Top 10 research priorities to help people living better with and beyond cancer in UK – senior nurse perspective, Professor Diana Greenfield
Date published: Nov 06 2018
The success of modern oncological treatment speaks for itself through survival statistics. If we look at the latest 5 and 10-year survival rates by cancer type, by gender and by age, the progress made over the last few decades is huge, and ever improving.
Now look at those statistics again and ask: are those individuals represented in survival statistics living well? Are they recovered? Is it enough to be disease-free or disease-stable? And the answer is, we can’t tell. But very many people living with cancer have testimonials which say otherwise. And those of us in clinical practice are aware that there are very many people living with and beyond cancer who may not be living well. Many have a legacy of functional, physiological, psychological and social effects, or the risk of developing these problems further down the line. Some of these treatment consequences are treatable, manageable and tolerable. Others, life-changing or even life-threatening. The survival statistics are impressive, but they don’t provide the complete picture.
Treatment consequences can depend on a multitude of complex factors, from age, gender, diagnosis and disease extent, treatment type and intensity, co-existing health problems, social and family support, mental health, employment status and so on and so forth. Further, the range of treatment consequences is broad and includes physical, emotional and social effects. This variability represents a challenge to existing health and social care services and the way care is organised. This is another reason why we need research into this new field of living with and beyond cancer. We owe it to our growing epidemic of people living with or beyond cancer.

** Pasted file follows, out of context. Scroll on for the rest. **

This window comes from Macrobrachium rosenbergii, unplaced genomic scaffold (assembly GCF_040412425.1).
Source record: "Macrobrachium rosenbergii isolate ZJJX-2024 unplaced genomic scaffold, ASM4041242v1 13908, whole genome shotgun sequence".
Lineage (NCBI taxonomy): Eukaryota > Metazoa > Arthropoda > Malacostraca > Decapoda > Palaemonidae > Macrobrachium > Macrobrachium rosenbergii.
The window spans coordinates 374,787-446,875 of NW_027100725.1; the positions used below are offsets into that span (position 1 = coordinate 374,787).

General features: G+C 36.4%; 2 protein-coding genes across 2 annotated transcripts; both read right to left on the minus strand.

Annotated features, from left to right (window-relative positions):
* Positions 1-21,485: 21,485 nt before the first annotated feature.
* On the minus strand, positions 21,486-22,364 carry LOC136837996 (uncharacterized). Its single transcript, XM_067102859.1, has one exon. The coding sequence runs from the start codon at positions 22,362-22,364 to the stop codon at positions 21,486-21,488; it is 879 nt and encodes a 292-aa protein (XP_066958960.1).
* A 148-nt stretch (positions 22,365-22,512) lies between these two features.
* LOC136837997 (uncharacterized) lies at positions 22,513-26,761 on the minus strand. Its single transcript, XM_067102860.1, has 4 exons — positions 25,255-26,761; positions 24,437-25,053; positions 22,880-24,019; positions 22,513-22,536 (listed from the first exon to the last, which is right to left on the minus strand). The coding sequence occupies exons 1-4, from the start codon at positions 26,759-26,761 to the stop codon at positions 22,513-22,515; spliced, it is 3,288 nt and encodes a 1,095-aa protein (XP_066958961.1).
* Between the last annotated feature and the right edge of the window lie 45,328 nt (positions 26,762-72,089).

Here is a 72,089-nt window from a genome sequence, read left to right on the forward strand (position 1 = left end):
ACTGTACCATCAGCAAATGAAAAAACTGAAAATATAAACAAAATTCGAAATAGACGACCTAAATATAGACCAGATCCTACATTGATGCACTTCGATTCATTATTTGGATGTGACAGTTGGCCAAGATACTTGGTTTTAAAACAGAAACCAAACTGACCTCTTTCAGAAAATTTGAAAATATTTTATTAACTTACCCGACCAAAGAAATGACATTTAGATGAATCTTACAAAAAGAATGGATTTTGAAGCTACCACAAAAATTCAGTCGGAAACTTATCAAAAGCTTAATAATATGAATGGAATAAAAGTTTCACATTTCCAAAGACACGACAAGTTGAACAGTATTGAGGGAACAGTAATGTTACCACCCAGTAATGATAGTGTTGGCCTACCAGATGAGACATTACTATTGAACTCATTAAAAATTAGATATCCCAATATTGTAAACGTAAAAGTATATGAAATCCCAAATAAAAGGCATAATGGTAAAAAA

Apart from asking patients themselves, involving health care professionals from a variety of professions such as nursing, medicine, physiotherapy, radiography and primary care in the research priority setting exercise is invaluable. Collectively health care professionals have a wealth of clinical experience and have assimilated multiple observations and anecdotes. The combination of frontline professionals working with people living with and beyond cancer and with patient charities is a powerful one. It provides a 360 view of the issues.
When Feng Li, the NCRI Programme Manager invited me to take part in the Living With and Beyond Cancer James Lind Alliance Priority Setting Partnership, I jumped at the opportunity. As a clinical academic nurse leading the late effects service at Sheffield Teaching Hospitals, I spend my working life supporting people affected by cancer and know how important it is to have front line health care professionals equipped with the skills and resources to provide the best care possible.
I was one of two senior nurses on the steering group and it was a positive and interesting experience. The hardest task of the project was reducing the several thousand questions submitted into themes and eliminating “out of scope” questions. The most fulfilling part for me was participating in the final session where very many patient and carers distilled the research questions down to the top 10 priorities. It was a privilege to have been involved and to have worked with so many people affected by cancer from all over the UK and with so many stories themselves. I am grateful to the NCRI for involving a range of health care professionals, including nurses, in this process. Including experienced nurses in these exercises enhances the collective perspective.
When I started research in late effects as a post-doctoral research fellow 17 years ago, there were extremely limited funding opportunities to apply for. This situation will improve with more dedicated funding to translate the top living with and beyond cancer priorities into research programmes. Implementing evidence into clinical practice and changing the culture of care so patients report improved experiences and fewer treatment consequences will be the next. It is a long game.
Developing these research priorities has been a huge undertaking and already represents a shift in culture. When I become Minister for Health, I will ensure that research generation and implementation will be at the core of health delivery and at the top of hospital managers and cancer commissioners’ agenda!